Staff members assigned to the sample resident will be interviewed. This is a scheduled event and the surveyor will make an appointment, but it is ok to have another staff member present. This should not be adversarial. Calling staff at home is not allowed. Staff will need resident diagnosis, flow sheets, weights etc. so be prepared to bring these things with. Again, they will be asked set questions—this is scripted data gathering and looking at high- risk areas. There are six key areas that they will ask about; catheter use (reason for use), nutrition (supplement use & need to verify), skin care/pressure ulcer (number and stage), side rails, contractures and falls/fractures. They will go through the nursing process and intervene where they find the most problems. They may say, “Let me see your CAAs”. Take heed; “A smart surveyor always reads CAAs. They say why or why not you’re going to do anything and what”. It is a good idea to talk about and practice these interviews with staff to increase their comfort and confidence. They should sound intelligent and competent.
The record review will happen at the nurse’s station. Facilities need to think about space for them and being prepared to have a surveyor present. They will be looking at MDS data, specifically comatose, bed mobility, transfer, nutritional diagnosis, stability of conditions, pressure ulcers, psychotropic medications, height & weight (closest to today’s date—a data collection tool or DCT determines percentage of weight loss). THAT’S ALL their going to take off the MDS. They won’t scrutinize dates unless they observe problems. All 40 sample residents will have their records reviewed. Reviews will also be conducted on the nursing unit to allow for observation. Surveyors will be out and about most of the time.
The admission sample can be open or closed records. It is specific and focused. It will only look at community discharge, rehab services, admission source, death, hospitalization, pressure ulcer (present on admission, developed within 30 days or worsening), and weight loss on admission 15, 30 and 60 days after admission.
Mandatory tasks done for every single survey include demand billing, dining observation, infection control/immunization (done during the entire survey), kitchen/food service observation (the first meal looks at the dining process. They will do two others), med administration and storage (they will do 50 observations with 10 residents looking at insulins, eyedrops, nebs. Expired meds are always an issue), quality assessment & assurance QA&A, resident council president/representative interview. There is a form for each of these.
Transitioning from Stage I to Stage II surveyors will merge data in to one computer. Quality Care Indicators (QCIs) will be calculated and compared to national rates. If rates exceed thresholds, in-depth investigation is required. Surveyors will be controlled and not allowed to go after their “pet issue”. For every issue found there will be three more further investigations looking for negative outcomes. It is possible not to go to Stage II and have a “cite” free survey.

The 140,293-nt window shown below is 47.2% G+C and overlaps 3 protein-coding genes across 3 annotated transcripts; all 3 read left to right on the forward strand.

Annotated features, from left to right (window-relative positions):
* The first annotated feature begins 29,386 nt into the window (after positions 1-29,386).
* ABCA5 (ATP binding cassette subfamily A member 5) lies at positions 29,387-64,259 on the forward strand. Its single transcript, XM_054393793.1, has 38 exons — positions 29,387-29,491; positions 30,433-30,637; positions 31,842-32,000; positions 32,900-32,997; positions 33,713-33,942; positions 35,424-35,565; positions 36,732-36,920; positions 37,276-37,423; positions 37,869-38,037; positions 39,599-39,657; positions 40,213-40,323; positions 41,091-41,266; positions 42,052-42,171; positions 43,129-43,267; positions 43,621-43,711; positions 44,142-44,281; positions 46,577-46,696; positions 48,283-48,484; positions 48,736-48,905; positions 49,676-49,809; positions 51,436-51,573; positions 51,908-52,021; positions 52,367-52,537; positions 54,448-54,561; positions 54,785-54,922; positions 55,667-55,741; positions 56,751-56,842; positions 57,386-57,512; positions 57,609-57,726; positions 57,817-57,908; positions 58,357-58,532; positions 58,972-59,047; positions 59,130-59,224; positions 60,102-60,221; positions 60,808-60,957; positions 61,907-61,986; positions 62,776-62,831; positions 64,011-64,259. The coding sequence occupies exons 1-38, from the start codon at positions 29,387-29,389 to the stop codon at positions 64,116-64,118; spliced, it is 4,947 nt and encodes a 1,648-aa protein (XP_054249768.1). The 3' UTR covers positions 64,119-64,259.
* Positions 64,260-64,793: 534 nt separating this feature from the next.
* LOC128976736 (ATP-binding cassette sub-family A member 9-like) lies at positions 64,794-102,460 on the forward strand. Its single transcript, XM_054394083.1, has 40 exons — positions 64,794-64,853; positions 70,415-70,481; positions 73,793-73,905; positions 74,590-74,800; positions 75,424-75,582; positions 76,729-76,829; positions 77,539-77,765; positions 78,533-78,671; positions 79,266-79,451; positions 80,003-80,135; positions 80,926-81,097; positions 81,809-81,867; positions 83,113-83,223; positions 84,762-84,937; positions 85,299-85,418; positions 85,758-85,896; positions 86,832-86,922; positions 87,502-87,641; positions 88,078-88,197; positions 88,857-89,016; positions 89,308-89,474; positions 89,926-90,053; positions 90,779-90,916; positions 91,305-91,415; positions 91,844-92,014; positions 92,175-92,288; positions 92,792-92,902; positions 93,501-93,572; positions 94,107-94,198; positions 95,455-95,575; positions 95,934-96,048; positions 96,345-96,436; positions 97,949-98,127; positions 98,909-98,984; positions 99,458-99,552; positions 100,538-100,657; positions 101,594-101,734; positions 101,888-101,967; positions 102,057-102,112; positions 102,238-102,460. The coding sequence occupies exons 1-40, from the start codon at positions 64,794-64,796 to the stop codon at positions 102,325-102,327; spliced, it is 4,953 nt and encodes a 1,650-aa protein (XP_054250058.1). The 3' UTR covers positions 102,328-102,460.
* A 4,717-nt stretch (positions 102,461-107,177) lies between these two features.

Care area investigations involve 16 specific critical element pathways that are used to guide the reviews and to assist surveyors in completing a consistent, organized, prescribed and systematic review of triggered care areas to determine whether the facility meets the regulatory requirements. They incorporate the resident care process. They are activities, ADL’s/cleanliness/grooming, behavioral/emotional status, bowel/bladder functioning, communication/sensory problems, dental, hospitalization/death, nutrition, hydration, tube feeding, pain, restraints, pressure ulcers, psychoactive meds, and rehab/discharge. A general critical element pathway is used for care areas with out a specific critical element pathway; accidents, fecal impaction, other skin conditions and infections other than UTIs. Surveyors are guided by the State Operations Manual. At this point, it is a good idea to pull it out and read the regulations. If any of the following areas trigger during Stage I the surveyors have to proceed; abuse prohibition, admission/transfer/discharge, environmental observations, personal funds, and sufficient nursing staff.
Stage II investigations are done at both the resident and facility level and involve the critical element pathways. They integrate information from various data sources and rate the severity of deficient practice.
Stress is placed on using the nursing process of identify, evaluate, implement, monitor and modify. If this is used and monitored staff can be taught how to follow the QI survery.
Take advantage of any opportunity for additional training and education regarding the QIS survey process. As with the MDS 3.0, increased exposure to the material will improve confidence and knowledge. Look to the CMS website for additional resources.